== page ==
As much as they would like to present themselves otherwise, the Time Lords did not spring into being fully formed any more than the televised appearances of their species, the first of which other than individuals such as the Doctor or the Monk was almost a full six years after the first episodes of Doctor Who had debuted during the finale of the sixth season, The War Games, concluding Patrick Troughton’s run and the primitive days of monochrome broadcast.
Their story having accreted over the course of over half a century through the contributions of many writers, the perhaps unenviable task of chronicling them has fallen to Steve Tribe in A Brief History of Time Lords, and like history itself their path is one where for the most part those many hands have steered in different directions serving the immediate needs of the show rather than a greater underlying narrative.
Clouded in mystery to the point of self-mythologising, the Time Lords do not like themselves being known or seen by any species they consider their inferiors; that is to say, all of them. For that reason, Tribe’s volume necessarily takes the same attitude towards veracity as the Doctor himself often does on many occasions, and whatever truth there is will be divulged in a convoluted manner, if there is any truth at all and not just opinion and misdirection.
From the Dark Times to the end of time in seven chapters it acknowledges and explores – in fact it cannot escape – the contradictions and contrariness of that supposedly grand people who speak for an entire planet yet who make up only a fraction of the population; all Time Lords are Gallifreyan, yet all Gallifreyans are not Time Lords. Throughout the text, it maintains an appropriately flippant attitude towards the extant discontinuities, of which there are many.
An attempt to weave many stories into a coherent narrative through which the Time Lords are the driving factor, it becomes apparent how ridiculous and repetitive certain stories were down the years, though on the whole they do hang together with remarkable consistency, but like any fictional future history where the story still in progress, the latest season currently broadcasting, anything can be rewritten at any point and it is necessarily out of date as soon as it is published with no reference to any material beyond Hell Bent.
With little interpretation or extrapolation beyond the indisputable extant material, considering the sometimes rabid possessiveness with which many fans reject any deviation from their own personal vision of the show it is perhaps the prudent approach to ignore the wealth of ancillary material developed down through the years, The opportunity taken to retcon the appearance of the Seal of Rassilon on Voga in Revenge of the Cybermen while the established but ambiguous “Other” of Time Lord antiquity receives barely a mention, the end result is little more than an abstract, uneven and not particularly useful episode guide.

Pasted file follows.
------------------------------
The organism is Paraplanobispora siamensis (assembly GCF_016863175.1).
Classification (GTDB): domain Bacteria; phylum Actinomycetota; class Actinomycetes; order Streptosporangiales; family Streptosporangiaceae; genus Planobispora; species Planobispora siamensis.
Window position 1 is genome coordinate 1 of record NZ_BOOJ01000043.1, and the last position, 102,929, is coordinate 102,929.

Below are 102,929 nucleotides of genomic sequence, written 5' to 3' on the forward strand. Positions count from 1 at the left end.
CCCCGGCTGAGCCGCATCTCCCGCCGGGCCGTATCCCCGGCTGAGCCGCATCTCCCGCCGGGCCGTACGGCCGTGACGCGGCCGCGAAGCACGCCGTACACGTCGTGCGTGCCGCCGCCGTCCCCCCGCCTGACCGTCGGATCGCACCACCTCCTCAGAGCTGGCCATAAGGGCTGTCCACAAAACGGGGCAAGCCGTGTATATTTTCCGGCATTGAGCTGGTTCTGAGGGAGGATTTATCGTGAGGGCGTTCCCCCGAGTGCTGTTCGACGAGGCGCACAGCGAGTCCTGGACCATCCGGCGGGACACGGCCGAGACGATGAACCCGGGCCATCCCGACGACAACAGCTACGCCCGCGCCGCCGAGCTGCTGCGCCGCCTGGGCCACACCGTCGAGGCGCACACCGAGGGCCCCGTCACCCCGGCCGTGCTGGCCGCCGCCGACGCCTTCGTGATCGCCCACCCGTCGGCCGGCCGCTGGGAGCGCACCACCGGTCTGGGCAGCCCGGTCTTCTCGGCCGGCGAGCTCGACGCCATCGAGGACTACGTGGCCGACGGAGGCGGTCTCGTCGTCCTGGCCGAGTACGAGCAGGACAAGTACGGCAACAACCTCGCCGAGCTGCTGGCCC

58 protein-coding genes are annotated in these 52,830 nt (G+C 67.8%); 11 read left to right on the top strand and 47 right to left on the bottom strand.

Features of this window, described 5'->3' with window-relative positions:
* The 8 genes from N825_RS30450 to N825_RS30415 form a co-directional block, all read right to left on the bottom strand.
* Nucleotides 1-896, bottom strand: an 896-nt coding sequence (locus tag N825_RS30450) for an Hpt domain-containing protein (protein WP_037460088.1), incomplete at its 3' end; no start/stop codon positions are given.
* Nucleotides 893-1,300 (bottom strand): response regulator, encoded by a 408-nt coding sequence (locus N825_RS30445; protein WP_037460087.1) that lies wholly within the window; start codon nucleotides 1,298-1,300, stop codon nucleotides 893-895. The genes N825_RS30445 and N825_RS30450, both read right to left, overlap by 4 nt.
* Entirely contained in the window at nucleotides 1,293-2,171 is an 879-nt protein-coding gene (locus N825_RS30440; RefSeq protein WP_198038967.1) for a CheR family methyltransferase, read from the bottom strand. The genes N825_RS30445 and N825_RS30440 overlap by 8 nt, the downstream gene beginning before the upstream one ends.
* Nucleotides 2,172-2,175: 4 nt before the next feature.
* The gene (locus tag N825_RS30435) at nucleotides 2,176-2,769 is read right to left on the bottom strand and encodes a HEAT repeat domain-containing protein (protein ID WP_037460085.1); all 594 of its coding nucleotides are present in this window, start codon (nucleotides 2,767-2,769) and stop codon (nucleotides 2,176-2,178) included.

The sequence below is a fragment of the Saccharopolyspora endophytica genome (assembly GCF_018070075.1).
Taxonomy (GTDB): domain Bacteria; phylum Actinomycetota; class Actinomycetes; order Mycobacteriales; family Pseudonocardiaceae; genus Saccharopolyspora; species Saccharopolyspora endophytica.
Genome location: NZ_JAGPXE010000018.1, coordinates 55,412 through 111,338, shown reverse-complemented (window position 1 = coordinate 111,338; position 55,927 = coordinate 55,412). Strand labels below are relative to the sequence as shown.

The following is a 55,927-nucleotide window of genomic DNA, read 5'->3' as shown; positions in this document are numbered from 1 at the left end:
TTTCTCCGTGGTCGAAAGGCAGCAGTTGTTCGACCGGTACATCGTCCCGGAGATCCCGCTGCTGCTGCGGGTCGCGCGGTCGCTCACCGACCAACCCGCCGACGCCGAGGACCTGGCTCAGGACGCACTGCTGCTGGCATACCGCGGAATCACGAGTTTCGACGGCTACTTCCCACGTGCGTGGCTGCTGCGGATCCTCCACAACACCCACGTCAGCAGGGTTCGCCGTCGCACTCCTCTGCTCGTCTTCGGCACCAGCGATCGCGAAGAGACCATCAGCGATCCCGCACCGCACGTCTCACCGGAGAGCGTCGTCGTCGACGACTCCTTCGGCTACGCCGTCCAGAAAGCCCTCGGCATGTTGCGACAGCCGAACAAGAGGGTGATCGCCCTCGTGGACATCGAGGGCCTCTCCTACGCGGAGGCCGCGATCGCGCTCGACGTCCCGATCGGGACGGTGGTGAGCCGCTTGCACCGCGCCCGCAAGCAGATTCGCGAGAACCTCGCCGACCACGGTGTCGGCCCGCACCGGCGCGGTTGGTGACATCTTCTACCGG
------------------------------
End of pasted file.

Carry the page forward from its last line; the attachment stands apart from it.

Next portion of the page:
There is an ongoing convention for Doctor Who to be written to reflect the immediate era of the show raising the question of whether the book should be read in a Scottish accent, the use of the word “canny” and the reference to the Sisterhood of Karn as “Keepers of the Flame of Eternal Life and Utter Boredom” certainly in keeping with the dialogue and delivery of the current incarnation despite the Doctor being referred to in the third person; the eventual confirmation of the identity of the archivist as an established character of such minor consequence means the revelation is essentially pointless.
The debt to the work of others is enormous but uncredited; Terrance Dicks, Malcolm Hulke, Robert Holmes, Bob Baker, Dave Martin, “David Agnew,” Russell T Davies, Steven Moffat and Terry Nation to name but a few, those who shaped the stories of the Time Lords both on Gallifrey and elsewhere through The War Games, The Three Doctors, The Deadly Assassin, The Invasion of Time, The Five Doctors and on through the current run of the show, and of course their key adversaries and sometimes allies, the Daleks, the Racnoss, the Sisterhood of Karn.
At times the poor contrast of black text on mottled grey pages does not make an easy read despite Tribe’s sometimes lively commentary which carries a touch of Douglas Adams and a dash of Yes, Prime Minister, and although many of the photo illustrations are so small as to border on useless the bold and sometimes colourful drawings and sketches of Richard Shaun Williams are easier to appreciate and more deserving of it.
Most infuriatingly, like the prison of Shada or the time loop of The Armageddon Factor, A Brief History of Time Lords is guilty of repetition, events described within the chronology overlapping with multiple characters within the chapter on key Time Lord figures, and at only 159 pages of sparse text it is not likely that what was only said pages before will have slipped the memory of even a mere Homo sapiens. A literal rather than an imaginative or comprehensive work, the operative word in the title is regrettably the overly descriptive adjective.
A Brief History of Time Lords is available now from BBC Books